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Report on Ushkovsky (Russia) — November 1998


Bulletin of the Global Volcanism Network, vol. 23, no. 11 (November 1998)
Managing Editor: Richard Wunderman.

Ushkovsky (Russia) Earthquakes form distinctive group

Please cite this report as:

Global Volcanism Program, 1998. Report on Ushkovsky (Russia) (Wunderman, R., ed.). Bulletin of the Global Volcanism Network, 23:11. Smithsonian Institution. https://doi.org/10.5479/si.GVP.BGVN199811-300261



56.113°N, 160.509°E; summit elev. 3943 m

All times are local (unless otherwise noted)

On the basis of waveform features and locations, earthquakes in the vicinity of the volcano during November were identified as constituting a separate group. Since September 1998 more than 20 events with magnitudes ranging from 0.5 to 1.0 occurred at shallow depths (<5 km).

Geological Summary. Ushkovsky volcano (formerly known as Plosky) is a large compound volcanic massif located at the NW end of the Kliuchevskaya volcano group. It consists of the flat-topped Ushkovsky (Daljny Plosky), which is capped by an ice-filled 4.5 x 5.5 km caldera, and the adjacent slightly higher peak of Krestovsky (Blizhny Plosky) volcano. Two glacier-clad cinder cones with large summit craters form a high point within the Ushkovsky caldera. Linear zones of cinder cones are found on the SW and NE flanks and on lowlands to the west. The younger caldera at the summit of Daljny was formed in association with the eruption of large lava flows and pyroclastic material from the Lavovy Shish cinder cones at the foot of the volcano about 8600 years ago. The only known historical activity was an explosive eruption from the summit cone in 1890.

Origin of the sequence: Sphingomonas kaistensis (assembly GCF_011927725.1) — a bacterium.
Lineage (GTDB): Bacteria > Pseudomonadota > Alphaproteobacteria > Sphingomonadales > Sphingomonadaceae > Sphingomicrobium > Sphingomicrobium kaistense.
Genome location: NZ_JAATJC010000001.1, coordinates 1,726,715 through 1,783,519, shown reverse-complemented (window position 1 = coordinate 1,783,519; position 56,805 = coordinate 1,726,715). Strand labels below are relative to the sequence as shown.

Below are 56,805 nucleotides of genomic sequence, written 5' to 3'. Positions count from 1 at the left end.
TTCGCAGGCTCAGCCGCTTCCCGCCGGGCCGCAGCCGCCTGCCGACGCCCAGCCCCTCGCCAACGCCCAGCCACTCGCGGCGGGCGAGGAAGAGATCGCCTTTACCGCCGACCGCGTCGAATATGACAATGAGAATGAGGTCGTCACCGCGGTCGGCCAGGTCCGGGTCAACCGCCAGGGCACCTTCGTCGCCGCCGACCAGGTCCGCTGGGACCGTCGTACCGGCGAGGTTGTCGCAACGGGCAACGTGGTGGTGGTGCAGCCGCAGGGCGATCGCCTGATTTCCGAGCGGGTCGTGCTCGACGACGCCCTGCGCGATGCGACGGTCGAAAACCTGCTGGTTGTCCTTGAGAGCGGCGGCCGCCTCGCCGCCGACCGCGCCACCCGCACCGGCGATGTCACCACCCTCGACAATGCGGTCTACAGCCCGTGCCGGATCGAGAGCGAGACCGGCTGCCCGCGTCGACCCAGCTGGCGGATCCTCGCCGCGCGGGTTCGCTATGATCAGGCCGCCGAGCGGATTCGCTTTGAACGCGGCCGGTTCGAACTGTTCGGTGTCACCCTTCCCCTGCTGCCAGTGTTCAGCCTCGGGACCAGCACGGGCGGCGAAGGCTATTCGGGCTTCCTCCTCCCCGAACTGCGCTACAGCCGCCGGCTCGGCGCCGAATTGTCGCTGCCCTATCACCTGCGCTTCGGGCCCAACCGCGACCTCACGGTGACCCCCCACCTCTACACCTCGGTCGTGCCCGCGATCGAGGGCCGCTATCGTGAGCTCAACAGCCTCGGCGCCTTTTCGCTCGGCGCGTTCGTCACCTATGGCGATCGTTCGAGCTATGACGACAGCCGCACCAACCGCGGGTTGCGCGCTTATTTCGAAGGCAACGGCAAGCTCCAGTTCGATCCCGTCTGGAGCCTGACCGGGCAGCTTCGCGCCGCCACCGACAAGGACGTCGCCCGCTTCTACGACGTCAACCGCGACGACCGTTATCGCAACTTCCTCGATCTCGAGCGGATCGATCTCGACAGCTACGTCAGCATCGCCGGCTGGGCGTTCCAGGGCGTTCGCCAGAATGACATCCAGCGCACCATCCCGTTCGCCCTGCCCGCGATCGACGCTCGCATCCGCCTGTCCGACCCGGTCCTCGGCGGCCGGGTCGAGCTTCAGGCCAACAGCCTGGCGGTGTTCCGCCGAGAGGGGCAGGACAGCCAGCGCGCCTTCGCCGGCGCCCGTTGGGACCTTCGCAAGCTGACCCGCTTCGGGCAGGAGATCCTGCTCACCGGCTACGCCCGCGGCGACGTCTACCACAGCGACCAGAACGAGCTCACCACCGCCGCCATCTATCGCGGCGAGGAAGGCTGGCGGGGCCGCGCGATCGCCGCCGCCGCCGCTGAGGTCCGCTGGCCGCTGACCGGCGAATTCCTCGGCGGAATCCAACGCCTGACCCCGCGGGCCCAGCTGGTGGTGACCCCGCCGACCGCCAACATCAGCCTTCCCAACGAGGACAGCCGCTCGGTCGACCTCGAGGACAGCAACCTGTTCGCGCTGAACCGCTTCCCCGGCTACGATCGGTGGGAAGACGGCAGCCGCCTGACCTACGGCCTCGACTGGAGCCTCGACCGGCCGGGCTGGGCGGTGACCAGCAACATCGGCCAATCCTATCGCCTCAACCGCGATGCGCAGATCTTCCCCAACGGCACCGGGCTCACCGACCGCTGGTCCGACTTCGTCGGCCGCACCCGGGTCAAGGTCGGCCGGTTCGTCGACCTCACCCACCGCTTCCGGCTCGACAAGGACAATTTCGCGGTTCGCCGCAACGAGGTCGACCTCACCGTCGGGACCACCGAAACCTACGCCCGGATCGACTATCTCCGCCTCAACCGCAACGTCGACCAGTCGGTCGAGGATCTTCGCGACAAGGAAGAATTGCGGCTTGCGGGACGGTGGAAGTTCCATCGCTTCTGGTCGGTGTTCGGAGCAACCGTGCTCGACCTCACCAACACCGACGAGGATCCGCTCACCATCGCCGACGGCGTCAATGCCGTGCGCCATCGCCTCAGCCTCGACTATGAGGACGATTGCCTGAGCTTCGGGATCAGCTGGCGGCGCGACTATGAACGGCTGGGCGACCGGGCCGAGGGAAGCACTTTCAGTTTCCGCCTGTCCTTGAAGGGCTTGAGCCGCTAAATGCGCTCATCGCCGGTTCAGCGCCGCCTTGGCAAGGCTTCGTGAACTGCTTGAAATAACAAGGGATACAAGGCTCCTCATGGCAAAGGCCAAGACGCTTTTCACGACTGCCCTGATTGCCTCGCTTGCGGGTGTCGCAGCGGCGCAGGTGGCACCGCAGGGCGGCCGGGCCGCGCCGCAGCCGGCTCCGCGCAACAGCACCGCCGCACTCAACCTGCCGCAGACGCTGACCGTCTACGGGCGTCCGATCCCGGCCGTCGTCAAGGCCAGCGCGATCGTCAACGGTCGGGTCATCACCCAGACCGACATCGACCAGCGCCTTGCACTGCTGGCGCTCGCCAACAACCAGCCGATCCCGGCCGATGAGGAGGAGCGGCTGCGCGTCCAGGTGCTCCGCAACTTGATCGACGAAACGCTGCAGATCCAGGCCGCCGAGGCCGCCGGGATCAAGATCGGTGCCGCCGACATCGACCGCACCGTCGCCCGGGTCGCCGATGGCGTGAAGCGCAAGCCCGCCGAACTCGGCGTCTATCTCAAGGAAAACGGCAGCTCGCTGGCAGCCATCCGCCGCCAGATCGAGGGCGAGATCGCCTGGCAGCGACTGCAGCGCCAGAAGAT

Information Contacts: Olga Chubarova, Kamchatka Volcanic Eruptions Response Team (KVERT), Institute of Volcanic Geology and Geochemistry, Piip Ave. 9, Petropavlovsk-Kamchatsky, 683006, Russia; Tom Miller, Alaska Volcano Observatory (AVO), a cooperative program of a) U.S. Geological Survey, 4200 University Drive, Anchorage, AK 99508-4667, USA (URL: http://www.avo.alaska.edu/), b) Geophysical Institute, University of Alaska, PO Box 757320, Fairbanks, AK 99775-7320, USA, and c) Alaska Division of Geological & Geophysical Surveys, 794 University Ave., Suite 200, Fairbanks, AK 99709, USA.